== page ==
Compact solution with great effect

Textile and cavity structure in the wooden body absorb disturbing frequencies (Photo: DITF)
Sound absorbers in the open-plan office (Photo: DITF)
CAD representation of a milled slush cavern with the resulting absorption spectrum (right) (Figure: DITF)
Absorption curve measured in the impedance measuring tube of the DITF (Figure: DITF).


    Dr. rer. nat. Michael Haupt

    Head of Technology Center E-Textiles & Acoustics

    T +49 (0)711 93 40-279

Sound absorbers for optimal acoustics

Modern sound absorbers optimize the sound experience. They provide valuable services in recording studios and concert halls, but can also be used in everyday life wherever the background noise is disturbing. Until now, these absorbers have been bulky and not very suitable for small rooms. Together with Kaiser Möbelwerkstätten GmbH, the DITF have developed a sound absorber with an effective technology that fits into the smallest of spaces. It absorbs not only high and medium, but also low frequencies. The research project was funded by the German Federal Ministry of Economics and Energy.

A textile is responsible for the medium and high frequencies. The low frequencies are absorbed by a novel cavern structure. The cavities are arranged in such a way that they act like classic Helmholtz resonators despite their significantly smaller depth and volume. The scientists were able to demonstrate that these two principles not only complement, but also reinforce each other. The result is an optimal sound experience.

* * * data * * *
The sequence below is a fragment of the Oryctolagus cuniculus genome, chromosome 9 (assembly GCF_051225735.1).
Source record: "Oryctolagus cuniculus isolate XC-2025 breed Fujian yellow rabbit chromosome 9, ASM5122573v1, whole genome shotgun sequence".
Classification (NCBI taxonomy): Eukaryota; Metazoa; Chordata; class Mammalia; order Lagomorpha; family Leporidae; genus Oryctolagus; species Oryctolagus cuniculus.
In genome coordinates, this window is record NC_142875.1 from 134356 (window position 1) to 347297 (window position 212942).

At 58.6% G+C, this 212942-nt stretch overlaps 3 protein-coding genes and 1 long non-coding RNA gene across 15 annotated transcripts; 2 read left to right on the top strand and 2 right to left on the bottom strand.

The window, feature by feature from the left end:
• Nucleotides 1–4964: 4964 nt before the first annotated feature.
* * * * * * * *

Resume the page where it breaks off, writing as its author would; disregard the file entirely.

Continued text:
Since the compact component is available in various sizes and colors, it also fits well in open-plan offices or in living spaces located along busy roads. "It is the car traffic in particular that causes the deep tones that cannot be filtered out by many conventional sound absorbers", explains Karsten Neuwerk, research associate at the DITF.

The sound absorbers developed in the research project are sustainable, and not only because they are manufactured in an environmentally-friendly way. In its Agenda 2030, the United Nations has set 17 sustainability goals, including health and well-being. Noise protection plays an important role in so-called "psychoacoustics". "With our research work, we not only set technical standards, but also ensure a pleasant auditory experience that promotes well-being with optimal volume and sound modulation," summarizes Dr. Michael Haupt. He heads the e-textiles, automation and acoustics division at the DITF.

The results of the research project are several demonstrators of which effectiveness could be proved by measurement::

The absorbers will be available on the market before the end of this year for architects, sound engineers and private consumers.